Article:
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Home / Business / Virgin Orbit's Rocket Launching 747 Jumbo Jet Nails 1st Drop Test (Video)

Virgin Orbit's Rocket Launching 747 Jumbo Jet Nails 1st Drop Test (Video)



Virgin Orbit is almost ready air-launch satellites.

The Virgin Galactic sister company performed its first-ever drop test today (July 10), releasing a LauncherOne rocket from its Boeing 747 carrier plane over California's Mojave Desert.

"Now THAT's what I call a drop test! Video from today's very successful drop test of our #LauncherOne small satellite launch vehicle. More photos and videos coming soon," Virgin Orbit representatives wrote on Twitter today.

Related: Gallery: Virgin Orbit's LauncherOne Rocket for Satellite Missions

During operational flights, the 70-foot-long (21 meters) rocket will fire up after the drop and then carry its payload to orbit. But that didn't happen today; the booster simply free-fell to the desert floor, where it presumably made a pretty big hole.

Virgin Orbit's LauncherOne rocket falls away from its carrier plane during the company's first -ever drop test on July 1

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Virgin Orbit's LauncherOne rocket falls away from its carrier plane during the company's first ever drop test on July 10, 2019.

(Image credit: Virgin Orbit via Twitter) [19659011] "We'll be monitoring and rehearsing a million things, but this test is really all about those seconds just after release, as we ensure the rocket and aircraft separate cleanly and observe how the rocket free-falls through the air," company representatives wrote in a blog post yesterday (July 9)

Virgin Orbit, part of billionaire Richard Branson's Virgin Group, has notched a number of milestones with LauncherOne and the carrier plane, known as Cosmic Girl , over the past yea r. The company first affixed the rocket to the plane last October, then the duo together for the first time a month later. A number of additional such "captive-carry" flights followed over the ensuing months, leading up to today's drop test.

Cosmic Girl lifted off from the Mojave Air and Space Port today at 11:43 am EDT (1543 GMT; 8:43 am local California time). The plane dropped LauncherOne 30 minutes later, at an altitude of 35,000 feet (10,700 m), Virgin Orbit representatives said.

"The whole flight went incredibly well. The release was extremely smooth, and the rocket fell away nicely," Virgin Orbit Chief Test Pilot Kelly Latimer, who piloted today's flight, said in a statement.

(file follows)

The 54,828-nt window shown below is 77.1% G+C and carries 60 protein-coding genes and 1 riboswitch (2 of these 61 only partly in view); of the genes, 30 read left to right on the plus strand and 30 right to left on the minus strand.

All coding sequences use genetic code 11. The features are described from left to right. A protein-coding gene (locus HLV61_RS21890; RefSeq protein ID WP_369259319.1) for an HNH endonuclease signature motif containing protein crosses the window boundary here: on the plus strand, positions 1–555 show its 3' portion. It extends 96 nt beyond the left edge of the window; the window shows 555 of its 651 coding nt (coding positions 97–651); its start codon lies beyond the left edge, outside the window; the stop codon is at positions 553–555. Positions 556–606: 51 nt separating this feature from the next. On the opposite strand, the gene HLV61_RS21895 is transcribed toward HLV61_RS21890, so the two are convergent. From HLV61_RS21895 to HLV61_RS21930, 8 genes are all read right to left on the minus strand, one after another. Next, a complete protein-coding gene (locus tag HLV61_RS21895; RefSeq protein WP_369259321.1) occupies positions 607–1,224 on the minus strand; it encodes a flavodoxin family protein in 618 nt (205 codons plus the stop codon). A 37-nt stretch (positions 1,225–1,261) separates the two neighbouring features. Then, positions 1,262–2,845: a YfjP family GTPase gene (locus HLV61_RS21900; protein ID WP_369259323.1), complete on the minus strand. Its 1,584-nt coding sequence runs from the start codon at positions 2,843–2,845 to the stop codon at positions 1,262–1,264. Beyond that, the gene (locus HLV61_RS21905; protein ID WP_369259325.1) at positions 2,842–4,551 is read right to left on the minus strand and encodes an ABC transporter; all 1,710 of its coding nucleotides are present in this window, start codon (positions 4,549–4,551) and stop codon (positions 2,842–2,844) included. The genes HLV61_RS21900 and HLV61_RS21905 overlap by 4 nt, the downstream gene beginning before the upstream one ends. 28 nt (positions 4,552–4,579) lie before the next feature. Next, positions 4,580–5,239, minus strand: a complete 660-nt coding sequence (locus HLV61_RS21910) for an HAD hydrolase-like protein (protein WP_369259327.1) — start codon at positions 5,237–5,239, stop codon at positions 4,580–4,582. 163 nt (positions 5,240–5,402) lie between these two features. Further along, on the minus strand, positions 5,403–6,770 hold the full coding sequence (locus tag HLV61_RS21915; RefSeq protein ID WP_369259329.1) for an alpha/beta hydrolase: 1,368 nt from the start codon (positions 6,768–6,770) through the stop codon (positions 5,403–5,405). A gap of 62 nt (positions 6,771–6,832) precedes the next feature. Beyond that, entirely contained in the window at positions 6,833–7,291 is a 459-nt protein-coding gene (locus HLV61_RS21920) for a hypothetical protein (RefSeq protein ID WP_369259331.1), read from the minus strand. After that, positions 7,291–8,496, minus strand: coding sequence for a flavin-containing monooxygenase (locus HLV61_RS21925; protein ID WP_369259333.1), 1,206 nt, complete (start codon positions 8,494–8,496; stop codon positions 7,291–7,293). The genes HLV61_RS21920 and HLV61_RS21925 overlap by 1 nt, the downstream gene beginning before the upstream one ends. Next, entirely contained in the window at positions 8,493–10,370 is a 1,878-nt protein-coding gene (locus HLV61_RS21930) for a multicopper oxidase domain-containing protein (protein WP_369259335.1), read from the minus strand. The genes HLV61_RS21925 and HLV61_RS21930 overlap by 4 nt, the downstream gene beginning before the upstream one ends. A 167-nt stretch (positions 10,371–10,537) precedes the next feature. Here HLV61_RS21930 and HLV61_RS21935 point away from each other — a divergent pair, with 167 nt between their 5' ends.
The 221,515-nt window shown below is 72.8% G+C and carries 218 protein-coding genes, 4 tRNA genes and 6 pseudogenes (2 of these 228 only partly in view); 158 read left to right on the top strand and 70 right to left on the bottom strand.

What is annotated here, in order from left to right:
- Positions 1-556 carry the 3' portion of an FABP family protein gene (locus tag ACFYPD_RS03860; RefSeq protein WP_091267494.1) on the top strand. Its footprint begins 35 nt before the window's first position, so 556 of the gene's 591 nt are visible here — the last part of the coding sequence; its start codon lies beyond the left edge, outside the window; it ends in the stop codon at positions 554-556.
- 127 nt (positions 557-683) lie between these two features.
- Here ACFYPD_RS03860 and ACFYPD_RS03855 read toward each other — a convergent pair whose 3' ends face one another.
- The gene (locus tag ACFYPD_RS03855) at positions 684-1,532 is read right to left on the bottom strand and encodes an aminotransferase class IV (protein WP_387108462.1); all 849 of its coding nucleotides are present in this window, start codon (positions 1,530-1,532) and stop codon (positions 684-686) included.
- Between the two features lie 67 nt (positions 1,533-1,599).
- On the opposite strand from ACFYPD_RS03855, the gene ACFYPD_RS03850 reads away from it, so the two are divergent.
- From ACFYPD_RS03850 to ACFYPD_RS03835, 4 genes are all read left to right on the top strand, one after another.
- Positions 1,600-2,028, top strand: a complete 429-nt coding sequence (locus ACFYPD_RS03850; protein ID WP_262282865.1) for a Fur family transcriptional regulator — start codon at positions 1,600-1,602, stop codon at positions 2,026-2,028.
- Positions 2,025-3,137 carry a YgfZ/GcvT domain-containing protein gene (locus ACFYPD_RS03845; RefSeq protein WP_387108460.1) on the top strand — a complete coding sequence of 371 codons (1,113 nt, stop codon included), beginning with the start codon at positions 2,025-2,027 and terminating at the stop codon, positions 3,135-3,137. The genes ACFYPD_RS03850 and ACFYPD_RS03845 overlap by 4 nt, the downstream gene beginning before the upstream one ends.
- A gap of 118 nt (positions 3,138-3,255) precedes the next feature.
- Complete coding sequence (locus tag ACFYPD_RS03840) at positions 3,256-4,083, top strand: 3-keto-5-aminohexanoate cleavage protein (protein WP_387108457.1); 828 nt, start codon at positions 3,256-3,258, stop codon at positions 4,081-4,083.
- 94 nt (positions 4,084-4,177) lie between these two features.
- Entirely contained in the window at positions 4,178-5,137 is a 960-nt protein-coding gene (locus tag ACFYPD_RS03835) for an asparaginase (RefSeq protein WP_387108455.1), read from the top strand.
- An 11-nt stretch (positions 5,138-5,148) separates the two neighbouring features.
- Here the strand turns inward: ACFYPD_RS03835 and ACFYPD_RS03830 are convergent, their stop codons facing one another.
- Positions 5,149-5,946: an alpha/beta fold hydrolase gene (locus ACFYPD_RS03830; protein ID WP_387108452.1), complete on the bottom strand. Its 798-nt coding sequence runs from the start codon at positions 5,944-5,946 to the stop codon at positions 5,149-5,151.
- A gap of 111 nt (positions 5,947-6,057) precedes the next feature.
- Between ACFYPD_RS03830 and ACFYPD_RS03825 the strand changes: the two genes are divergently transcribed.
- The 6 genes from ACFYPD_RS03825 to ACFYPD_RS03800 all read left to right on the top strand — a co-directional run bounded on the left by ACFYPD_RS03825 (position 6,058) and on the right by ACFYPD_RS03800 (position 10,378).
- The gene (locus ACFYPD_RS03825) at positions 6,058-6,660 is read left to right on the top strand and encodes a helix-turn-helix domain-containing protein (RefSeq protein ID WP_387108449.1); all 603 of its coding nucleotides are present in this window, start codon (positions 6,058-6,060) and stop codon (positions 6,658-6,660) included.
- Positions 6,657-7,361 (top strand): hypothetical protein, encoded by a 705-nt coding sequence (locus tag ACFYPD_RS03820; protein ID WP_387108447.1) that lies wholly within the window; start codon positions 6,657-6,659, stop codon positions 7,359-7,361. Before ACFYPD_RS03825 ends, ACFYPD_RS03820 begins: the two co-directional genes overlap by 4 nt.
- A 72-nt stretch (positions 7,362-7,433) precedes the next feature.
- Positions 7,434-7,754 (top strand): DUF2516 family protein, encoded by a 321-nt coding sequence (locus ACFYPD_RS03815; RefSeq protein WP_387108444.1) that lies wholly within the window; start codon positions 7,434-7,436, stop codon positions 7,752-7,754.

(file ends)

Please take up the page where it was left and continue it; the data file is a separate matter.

"There was a small roll with the aircraft, just as we expected," Latimer added. "Everything matched what we saw in the simulators well – in fact, the release dynamics and the aircraft handling qualities were better than we expected. "

The first orbital flight of LauncherOne is the next big box to check. Virgin Orbit is not as fast as possible, but it will probably be relatively soon. The rocket that will fly that mission has already undergone extensive testing, company representatives said. "Virgin Orbit wrote in yesterday's blog post. "After that, our LaunchOps crew will run through the checks and rehearsals any serious rocket company does in the lead-up to a flight."

(500 kilograms) to a variety of destinations in low Earth orbit. Cosmic Girl will carry the rocket up to about 35,000 feet (10,700 m), at which point the booster will separate and make its own way to space. The plane, of course, will come back down to Earth for a runway landing.

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Virgin Galactic employs as well: A plane known as WhiteKnightTwo hauls the company's six-passenger SpaceShipTwo aloft, and the space plane's onboard rocket engine takes the craft up to suborbital space. 19659002] The newest SpaceShipTwo, known as VSS Unity, has already flown to suborbital space and should be ready to carry paying passengers soon,

Editor's note : This story was updated at 5 pm EDT with details of the test flight and a quote from Kelly Latimer Mike Wall's book about the search for alien life, " Out There " (Grand Central Publishing, 2018 ; illustrated by Karl Tate ), is out now. Follow him on Twitter @michaeldwall . Follow us on Twitter @Spacedotcom or Facebook .


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